With that in mind the contrast between the tidy and properly-harmonious lines in the opening and the random language following could instead be interpreted as a literary effect to achieve the same dreamlike state he invoked more literally in those other works. After he starts them, these little disruptions in the neatness of the story help to reinforce the feeling of unreality. Much like the find-the-meaning reflex inspired in listeners by the dream vision sequences, these disruptions keep an audience on their toes. The possibility of finding traditional meaning in numerology is dangled as a possibility when the narrator notes the number of pilgrims, but much like the vaguely worded “I fel on slepe within an houre or twoo/ Me mette how I lay in the medewe thoo” (209-210) in the Legend of Good Women, Chaucer seems to intentionally frustrate people looking for easy meanings in the Canterbury Tales. He is using the same sort of tactic previously used to make the dream visions his staging ground, only now he is expanding it to the story proper, skipping the middle step. Similarly, much in the way the Chaucer-dreamers expected their dreams to hold significance relating to their problems, Chaucer-pilgrim seems to think the mere experience of going on a pilgrimage with devout and worthy people will be a meaningful resolving experience in itself. These lines are a prime example: “But naethelees whil I have tyme and space/ Er that further in this tale I pace/ Me thynketh it acordaunt to resoun/ To telle yow al the condicioun/ Of ech of hem” (35-39). Even though he has not even started on the pilgrimage he treats his experience so far like it is a meaningful story in progress. One might consider Chaucer-pilgrim could be writing about all of this after the fact, but the way he says “While I have time” makes it seem like he is writing that very evening, while he has time between talking to everyone and going to bed. Also if it was after the whole pilgrimage he was writing this, there would be no reason limited time on a given day should stop him from writing down descriptions. If he remembered how his fellow pilgrims first struck him after that long, he would be unlikely to have forgotten by the next day. But if he is writing events down as they happen, his references to “this tale” and “accordant to reason” make it sound like the narrator expects what is happening to him to end up being some grand story governed by reason and meaning by itself. This is the same sort of assumption of significance that the dreamer in Book of the Duchess makes when he ends the poem: “This was my sweven; now hit ys doon” (1334). The dream ends and he thinks to himself, “Well that was Some Dream, I’ll write it down” without even a pause to try and verify there is some worthwhile meaning in it. To Chaucer-dreamer/pilgrim, the meaning and worth are assumed.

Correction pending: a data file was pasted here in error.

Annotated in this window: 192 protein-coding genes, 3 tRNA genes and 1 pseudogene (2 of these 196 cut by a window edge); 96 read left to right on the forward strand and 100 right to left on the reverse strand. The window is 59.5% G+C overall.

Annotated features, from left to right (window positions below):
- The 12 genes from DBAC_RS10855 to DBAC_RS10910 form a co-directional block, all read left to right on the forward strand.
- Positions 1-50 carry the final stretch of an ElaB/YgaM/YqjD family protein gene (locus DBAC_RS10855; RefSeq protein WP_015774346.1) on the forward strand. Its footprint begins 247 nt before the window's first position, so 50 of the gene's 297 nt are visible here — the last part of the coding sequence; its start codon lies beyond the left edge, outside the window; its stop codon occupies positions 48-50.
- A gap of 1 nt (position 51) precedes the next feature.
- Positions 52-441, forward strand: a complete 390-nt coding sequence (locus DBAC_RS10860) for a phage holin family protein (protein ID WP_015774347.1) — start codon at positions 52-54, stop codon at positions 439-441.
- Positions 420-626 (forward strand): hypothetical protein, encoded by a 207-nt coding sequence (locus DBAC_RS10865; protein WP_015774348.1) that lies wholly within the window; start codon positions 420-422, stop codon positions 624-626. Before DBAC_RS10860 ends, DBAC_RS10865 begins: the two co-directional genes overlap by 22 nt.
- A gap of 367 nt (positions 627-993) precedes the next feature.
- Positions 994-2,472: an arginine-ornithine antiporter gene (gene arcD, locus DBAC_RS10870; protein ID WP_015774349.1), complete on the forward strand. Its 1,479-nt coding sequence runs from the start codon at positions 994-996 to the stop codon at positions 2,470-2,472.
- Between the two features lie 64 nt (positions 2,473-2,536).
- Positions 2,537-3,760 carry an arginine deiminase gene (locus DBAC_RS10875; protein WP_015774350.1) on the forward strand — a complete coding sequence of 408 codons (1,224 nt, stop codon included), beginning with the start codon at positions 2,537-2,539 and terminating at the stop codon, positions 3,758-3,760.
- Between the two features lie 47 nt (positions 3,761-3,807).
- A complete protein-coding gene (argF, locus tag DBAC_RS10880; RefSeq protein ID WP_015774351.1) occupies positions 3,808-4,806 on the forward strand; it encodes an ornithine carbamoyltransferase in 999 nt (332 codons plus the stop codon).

Yet the respective Chaucer-dreamers never noticed anything worthwhile from any of their dream visions. No answers to their heartache or frustrated attempts to understand courtly love, no inspirations even. The best they got was an unfair writing assignment. The worth in the dreams was not in their expected results for the narrator, but for the freedom of expression they gave Chaucer the author. In Canterbury Tales with that device absent, the opportunity to find layered meaning through the abstraction of a dream is no longer wasted on the inept narrators. Instead the responsibility lies solely with the audience. Indeed the audience’s situation of following a fictional story is an abstraction of life similar to a dream vision. Chaucer has not abandoned the objective dream pattern, he has just evolved it. The dream sequence elements are still there, just without the literal dream sequence. In the Canterbury Tales, it is now the audience’s responsibility to do the dreaming, and also to do a better job than the Chaucer-dreamers did of finding the meaning in the dream they receive.
Chaucer, Geoffrey. The Book of the Duchess. In The Riverside Chaucer. Ed. Larry D. Benson. Boston: Houghton Mifflin Co., 1987. 330-346.
—. The General Prologue to The Canterbury Tales. In The Riverside Chaucer. Ed. Larry D. Benson. Boston: Houghton Mifflin Co., 1987. 23-36.
—. The Legend of Good Women. In The Riverside Chaucer. Ed. Larry D. Benson. Boston: Houghton Mifflin Co., 1987. 587-630.
—. The Parliament of Fowls. In The Riverside Chaucer. Ed. Larry D. Benson. Boston: Houghton Mifflin Co., 1987. 383-394.